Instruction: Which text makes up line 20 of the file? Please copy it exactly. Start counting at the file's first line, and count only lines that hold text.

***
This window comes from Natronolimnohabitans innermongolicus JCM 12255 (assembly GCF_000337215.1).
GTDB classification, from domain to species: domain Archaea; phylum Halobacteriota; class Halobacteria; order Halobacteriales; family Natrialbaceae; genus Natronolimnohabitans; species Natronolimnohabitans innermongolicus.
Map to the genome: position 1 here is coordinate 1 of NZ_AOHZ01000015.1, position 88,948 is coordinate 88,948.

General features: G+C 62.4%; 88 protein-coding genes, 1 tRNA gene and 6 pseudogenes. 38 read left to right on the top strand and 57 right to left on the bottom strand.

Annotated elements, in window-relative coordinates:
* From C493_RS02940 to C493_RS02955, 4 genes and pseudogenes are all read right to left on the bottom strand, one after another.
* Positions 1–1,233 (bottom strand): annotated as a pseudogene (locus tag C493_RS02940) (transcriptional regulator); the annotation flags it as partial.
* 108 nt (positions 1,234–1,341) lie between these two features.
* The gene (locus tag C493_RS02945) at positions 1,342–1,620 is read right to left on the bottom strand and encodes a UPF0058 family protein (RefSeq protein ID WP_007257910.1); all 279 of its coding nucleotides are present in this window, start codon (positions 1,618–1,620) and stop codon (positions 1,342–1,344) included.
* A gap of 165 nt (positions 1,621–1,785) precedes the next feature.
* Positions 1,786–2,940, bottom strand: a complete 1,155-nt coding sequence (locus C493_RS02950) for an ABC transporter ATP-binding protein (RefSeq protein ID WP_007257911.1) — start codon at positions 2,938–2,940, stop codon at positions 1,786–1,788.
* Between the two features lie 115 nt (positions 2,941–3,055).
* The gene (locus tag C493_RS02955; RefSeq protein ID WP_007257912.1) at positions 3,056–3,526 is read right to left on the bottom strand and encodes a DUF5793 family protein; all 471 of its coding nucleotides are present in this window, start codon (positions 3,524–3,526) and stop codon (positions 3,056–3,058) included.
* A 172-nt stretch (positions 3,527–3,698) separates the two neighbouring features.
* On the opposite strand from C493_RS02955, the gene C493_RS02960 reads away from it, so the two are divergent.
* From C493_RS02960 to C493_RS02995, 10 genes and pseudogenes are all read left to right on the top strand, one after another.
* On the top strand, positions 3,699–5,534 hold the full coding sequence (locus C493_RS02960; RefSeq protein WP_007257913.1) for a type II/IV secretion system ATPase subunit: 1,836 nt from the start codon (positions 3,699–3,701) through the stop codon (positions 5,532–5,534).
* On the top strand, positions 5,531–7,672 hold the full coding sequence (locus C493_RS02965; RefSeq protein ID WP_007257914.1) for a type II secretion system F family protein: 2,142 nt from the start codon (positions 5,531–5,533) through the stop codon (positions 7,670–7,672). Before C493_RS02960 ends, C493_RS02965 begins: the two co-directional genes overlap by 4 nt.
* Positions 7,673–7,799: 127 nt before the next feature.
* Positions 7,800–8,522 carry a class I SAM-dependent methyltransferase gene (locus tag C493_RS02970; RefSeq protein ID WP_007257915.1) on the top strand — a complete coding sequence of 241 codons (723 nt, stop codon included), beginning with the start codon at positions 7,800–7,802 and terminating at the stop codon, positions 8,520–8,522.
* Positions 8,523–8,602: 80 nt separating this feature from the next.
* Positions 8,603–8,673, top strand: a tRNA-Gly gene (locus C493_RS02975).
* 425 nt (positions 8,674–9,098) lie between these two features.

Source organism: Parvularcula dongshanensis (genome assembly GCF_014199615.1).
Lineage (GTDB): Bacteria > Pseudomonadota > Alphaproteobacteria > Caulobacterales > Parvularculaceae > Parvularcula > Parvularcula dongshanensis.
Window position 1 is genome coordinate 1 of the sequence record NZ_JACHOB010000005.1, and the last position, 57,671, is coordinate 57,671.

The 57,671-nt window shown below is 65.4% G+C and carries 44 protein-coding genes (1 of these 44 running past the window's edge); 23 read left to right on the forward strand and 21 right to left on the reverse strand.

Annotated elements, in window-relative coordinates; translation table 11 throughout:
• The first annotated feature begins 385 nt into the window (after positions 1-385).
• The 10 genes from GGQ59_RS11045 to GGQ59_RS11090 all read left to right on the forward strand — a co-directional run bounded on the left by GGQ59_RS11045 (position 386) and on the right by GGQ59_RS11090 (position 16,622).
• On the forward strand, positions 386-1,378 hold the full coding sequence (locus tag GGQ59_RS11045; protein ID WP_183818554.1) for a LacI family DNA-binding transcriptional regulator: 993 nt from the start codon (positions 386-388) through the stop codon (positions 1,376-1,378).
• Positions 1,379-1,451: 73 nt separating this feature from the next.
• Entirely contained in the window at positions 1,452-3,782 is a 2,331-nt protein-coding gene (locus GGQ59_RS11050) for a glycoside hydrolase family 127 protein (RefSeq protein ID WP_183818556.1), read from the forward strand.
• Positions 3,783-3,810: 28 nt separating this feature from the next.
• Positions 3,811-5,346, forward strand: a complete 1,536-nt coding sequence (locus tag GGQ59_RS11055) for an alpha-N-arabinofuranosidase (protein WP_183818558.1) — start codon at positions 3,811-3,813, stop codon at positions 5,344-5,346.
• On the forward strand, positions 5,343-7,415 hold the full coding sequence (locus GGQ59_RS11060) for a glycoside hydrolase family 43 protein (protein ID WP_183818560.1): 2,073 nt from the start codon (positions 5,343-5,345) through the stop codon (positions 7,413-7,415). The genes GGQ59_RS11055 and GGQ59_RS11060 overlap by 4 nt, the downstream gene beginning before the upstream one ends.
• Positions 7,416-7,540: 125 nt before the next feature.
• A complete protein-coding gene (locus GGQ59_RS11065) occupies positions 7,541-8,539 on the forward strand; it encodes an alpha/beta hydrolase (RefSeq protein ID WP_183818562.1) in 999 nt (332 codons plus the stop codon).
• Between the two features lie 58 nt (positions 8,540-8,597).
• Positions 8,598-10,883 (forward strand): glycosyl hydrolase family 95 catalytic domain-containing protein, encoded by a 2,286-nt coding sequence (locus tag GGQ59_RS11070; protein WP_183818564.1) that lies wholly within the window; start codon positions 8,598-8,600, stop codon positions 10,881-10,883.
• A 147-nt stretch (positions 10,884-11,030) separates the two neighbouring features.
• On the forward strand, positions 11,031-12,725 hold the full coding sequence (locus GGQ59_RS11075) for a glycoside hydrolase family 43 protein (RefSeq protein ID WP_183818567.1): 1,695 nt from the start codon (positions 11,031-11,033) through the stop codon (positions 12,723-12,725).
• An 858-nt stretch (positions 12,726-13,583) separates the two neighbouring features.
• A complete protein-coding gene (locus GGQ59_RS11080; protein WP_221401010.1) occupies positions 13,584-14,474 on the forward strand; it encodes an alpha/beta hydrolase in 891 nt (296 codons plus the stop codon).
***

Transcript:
* Positions 7,800–8,522 carry a class I SAM-dependent methyltransferase gene (locus tag C493_RS02970; RefSeq protein ID WP_007257915.1) on the top strand — a complete coding sequence of 241 codons (723 nt, stop codon included), beginning with the start codon at positions 7,800–7,802 and terminating at the stop codon, positions 8,520–8,522.